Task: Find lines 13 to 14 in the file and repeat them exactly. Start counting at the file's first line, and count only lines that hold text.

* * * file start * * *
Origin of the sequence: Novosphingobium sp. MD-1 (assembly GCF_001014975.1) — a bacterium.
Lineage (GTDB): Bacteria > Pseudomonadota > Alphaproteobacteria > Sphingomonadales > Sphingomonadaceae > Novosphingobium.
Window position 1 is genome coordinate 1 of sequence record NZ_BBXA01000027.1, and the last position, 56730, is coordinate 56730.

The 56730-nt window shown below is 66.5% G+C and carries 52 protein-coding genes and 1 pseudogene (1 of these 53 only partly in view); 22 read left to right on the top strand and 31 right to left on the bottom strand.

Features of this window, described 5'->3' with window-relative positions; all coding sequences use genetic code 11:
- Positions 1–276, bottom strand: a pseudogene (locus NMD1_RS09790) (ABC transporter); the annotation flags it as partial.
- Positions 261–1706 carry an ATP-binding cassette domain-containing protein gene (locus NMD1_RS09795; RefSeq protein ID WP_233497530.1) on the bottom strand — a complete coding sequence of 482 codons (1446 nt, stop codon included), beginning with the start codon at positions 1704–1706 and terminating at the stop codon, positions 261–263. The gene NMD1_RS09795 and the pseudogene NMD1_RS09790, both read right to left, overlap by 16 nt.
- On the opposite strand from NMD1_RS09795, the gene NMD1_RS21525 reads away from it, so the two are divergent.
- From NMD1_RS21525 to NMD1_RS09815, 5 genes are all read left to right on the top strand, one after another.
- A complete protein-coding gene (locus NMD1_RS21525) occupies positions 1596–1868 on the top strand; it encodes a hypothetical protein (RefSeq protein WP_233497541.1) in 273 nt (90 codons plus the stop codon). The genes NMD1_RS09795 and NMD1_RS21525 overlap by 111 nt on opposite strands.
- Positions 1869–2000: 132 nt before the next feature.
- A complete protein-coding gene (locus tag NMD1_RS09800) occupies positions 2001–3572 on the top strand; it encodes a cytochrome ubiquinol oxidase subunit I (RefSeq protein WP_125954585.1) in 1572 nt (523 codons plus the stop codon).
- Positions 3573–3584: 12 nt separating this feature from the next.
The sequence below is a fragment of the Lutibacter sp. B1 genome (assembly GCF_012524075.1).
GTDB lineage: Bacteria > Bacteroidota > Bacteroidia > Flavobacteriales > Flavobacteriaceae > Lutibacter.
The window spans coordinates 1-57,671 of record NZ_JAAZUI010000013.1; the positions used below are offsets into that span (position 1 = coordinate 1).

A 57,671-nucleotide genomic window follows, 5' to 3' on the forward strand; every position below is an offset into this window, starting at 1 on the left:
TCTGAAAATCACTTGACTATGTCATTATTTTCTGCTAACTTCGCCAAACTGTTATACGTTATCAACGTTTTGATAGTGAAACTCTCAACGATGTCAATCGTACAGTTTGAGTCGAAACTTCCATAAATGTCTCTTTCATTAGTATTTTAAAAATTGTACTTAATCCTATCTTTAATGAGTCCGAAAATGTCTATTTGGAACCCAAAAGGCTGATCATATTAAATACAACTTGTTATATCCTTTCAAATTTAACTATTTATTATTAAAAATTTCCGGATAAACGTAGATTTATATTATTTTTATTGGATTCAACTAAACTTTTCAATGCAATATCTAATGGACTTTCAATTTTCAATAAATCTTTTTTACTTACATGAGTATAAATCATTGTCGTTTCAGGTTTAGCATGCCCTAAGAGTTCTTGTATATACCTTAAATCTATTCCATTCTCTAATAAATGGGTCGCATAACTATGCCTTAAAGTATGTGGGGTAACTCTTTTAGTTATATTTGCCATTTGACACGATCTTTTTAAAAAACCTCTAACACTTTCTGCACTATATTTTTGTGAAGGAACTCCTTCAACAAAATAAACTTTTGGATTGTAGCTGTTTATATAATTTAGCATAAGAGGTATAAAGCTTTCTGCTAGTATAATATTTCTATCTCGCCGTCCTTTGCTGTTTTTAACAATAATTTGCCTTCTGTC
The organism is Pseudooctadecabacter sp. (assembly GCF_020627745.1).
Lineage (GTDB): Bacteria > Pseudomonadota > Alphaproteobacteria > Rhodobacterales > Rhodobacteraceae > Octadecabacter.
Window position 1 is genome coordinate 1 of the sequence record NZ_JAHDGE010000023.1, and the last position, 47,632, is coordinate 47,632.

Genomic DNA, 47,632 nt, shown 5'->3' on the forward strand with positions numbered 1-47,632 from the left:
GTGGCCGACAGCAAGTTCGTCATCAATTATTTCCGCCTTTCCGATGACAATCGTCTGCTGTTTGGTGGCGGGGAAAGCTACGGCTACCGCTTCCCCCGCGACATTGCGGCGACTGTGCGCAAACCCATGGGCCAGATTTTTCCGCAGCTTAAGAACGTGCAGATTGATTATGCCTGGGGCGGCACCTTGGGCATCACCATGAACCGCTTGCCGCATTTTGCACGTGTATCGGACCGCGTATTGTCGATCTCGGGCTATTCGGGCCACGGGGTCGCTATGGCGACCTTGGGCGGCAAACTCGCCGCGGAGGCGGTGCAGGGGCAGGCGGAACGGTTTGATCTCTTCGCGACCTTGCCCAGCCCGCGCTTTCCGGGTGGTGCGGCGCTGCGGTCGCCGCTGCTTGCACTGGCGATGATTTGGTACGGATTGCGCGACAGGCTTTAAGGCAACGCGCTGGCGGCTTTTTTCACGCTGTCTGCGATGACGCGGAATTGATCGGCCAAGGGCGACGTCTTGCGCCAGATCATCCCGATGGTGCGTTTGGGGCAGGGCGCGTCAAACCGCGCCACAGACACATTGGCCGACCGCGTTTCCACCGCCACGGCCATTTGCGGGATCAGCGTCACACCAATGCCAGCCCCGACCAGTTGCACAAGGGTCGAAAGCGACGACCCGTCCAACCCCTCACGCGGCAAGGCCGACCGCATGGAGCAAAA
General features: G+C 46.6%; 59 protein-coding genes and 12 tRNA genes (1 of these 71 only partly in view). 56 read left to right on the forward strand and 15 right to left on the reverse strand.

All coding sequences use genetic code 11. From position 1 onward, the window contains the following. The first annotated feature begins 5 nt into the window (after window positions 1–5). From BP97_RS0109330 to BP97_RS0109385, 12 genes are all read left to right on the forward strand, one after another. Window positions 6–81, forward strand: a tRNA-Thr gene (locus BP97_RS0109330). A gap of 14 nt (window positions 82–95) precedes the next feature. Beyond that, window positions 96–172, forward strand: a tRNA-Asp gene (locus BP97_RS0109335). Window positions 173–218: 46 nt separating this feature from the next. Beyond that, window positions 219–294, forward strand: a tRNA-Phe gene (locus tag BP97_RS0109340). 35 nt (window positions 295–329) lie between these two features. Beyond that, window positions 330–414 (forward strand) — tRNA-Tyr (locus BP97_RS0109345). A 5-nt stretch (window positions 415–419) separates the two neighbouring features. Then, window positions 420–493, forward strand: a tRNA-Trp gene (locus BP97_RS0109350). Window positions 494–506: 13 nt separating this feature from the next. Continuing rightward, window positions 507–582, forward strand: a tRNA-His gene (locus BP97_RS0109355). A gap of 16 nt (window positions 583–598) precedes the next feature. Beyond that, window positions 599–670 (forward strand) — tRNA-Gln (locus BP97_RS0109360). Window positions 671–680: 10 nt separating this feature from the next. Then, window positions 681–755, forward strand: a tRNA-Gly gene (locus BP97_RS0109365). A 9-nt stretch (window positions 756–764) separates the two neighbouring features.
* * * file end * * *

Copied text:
- Positions 3573–3584: 12 nt separating this feature from the next.
The sequence below is a fragment of the Lutibacter sp. B1 genome (assembly GCF_012524075.1).